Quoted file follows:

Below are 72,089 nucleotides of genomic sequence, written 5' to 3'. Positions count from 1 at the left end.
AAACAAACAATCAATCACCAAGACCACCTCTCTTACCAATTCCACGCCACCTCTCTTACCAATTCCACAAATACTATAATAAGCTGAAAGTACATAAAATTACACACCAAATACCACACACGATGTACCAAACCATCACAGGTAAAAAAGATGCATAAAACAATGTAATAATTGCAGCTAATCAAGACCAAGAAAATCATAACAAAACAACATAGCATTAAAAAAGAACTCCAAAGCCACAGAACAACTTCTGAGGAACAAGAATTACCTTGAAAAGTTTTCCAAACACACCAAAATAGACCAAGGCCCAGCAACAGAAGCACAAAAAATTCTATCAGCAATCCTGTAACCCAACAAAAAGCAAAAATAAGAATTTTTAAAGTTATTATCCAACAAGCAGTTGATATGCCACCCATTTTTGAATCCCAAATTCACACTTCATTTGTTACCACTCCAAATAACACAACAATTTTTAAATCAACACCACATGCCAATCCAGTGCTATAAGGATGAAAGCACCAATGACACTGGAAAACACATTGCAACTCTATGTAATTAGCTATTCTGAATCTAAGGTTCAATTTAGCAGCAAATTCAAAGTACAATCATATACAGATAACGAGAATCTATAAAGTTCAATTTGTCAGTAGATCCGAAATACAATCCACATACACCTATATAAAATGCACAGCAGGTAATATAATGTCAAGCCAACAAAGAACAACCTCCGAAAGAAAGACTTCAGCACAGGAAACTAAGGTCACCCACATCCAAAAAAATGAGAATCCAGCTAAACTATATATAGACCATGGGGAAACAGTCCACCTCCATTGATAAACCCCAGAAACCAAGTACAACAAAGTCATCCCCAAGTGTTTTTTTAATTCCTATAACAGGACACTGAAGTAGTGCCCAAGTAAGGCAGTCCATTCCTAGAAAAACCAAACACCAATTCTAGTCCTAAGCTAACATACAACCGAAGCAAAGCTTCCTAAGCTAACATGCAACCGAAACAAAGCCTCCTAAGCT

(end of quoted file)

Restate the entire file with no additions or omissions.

Below are 72,089 nucleotides of genomic sequence, written 5' to 3'. Positions count from 1 at the left end.
AAACAAACAATCAATCACCAAGACCACCTCTCTTACCAATTCCACGCCACCTCTCTTACCAATTCCACAAATACTATAATAAGCTGAAAGTACATAAAATTACACACCAAATACCACACACGATGTACCAAACCATCACAGGTAAAAAAGATGCATAAAACAATGTAATAATTGCAGCTAATCAAGACCAAGAAAATCATAACAAAACAACATAGCATTAAAAAAGAACTCCAAAGCCACAGAACAACTTCTGAGGAACAAGAATTACCTTGAAAAGTTTTCCAAACACACCAAAATAGACCAAGGCCCAGCAACAGAAGCACAAAAAATTCTATCAGCAATCCTGTAACCCAACAAAAAGCAAAAATAAGAATTTTTAAAGTTATTATCCAACAAGCAGTTGATATGCCACCCATTTTTGAATCCCAAATTCACACTTCATTTGTTACCACTCCAAATAACACAACAATTTTTAAATCAACACCACATGCCAATCCAGTGCTATAAGGATGAAAGCACCAATGACACTGGAAAACACATTGCAACTCTATGTAATTAGCTATTCTGAATCTAAGGTTCAATTTAGCAGCAAATTCAAAGTACAATCATATACAGATAACGAGAATCTATAAAGTTCAATTTGTCAGTAGATCCGAAATACAATCCACATACACCTATATAAAATGCACAGCAGGTAATATAATGTCAAGCCAACAAAGAACAACCTCCGAAAGAAAGACTTCAGCACAGGAAACTAAGGTCACCCACATCCAAAAAAATGAGAATCCAGCTAAACTATATATAGACCATGGGGAAACAGTCCACCTCCATTGATAAACCCCAGAAACCAAGTACAACAAAGTCATCCCCAAGTGTTTTTTTAATTCCTATAACAGGACACTGAAGTAGTGCCCAAGTAAGGCAGTCCATTCCTAGAAAAACCAAACACCAATTCTAGTCCTAAGCTAACATACAACCGAAGCAAAGCTTCCTAAGCTAACATGCAACCGAAACAAAGCCTCCTAAGCT